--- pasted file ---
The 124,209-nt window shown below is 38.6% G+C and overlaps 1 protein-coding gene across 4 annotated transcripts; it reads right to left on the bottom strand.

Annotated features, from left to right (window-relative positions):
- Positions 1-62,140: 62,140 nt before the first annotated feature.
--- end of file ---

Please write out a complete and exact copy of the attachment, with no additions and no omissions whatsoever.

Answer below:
The 124,209-nt window shown below is 38.6% G+C and overlaps 1 protein-coding gene across 4 annotated transcripts; it reads right to left on the bottom strand.

Annotated features, from left to right (window-relative positions):
- Positions 1-62,140: 62,140 nt before the first annotated feature.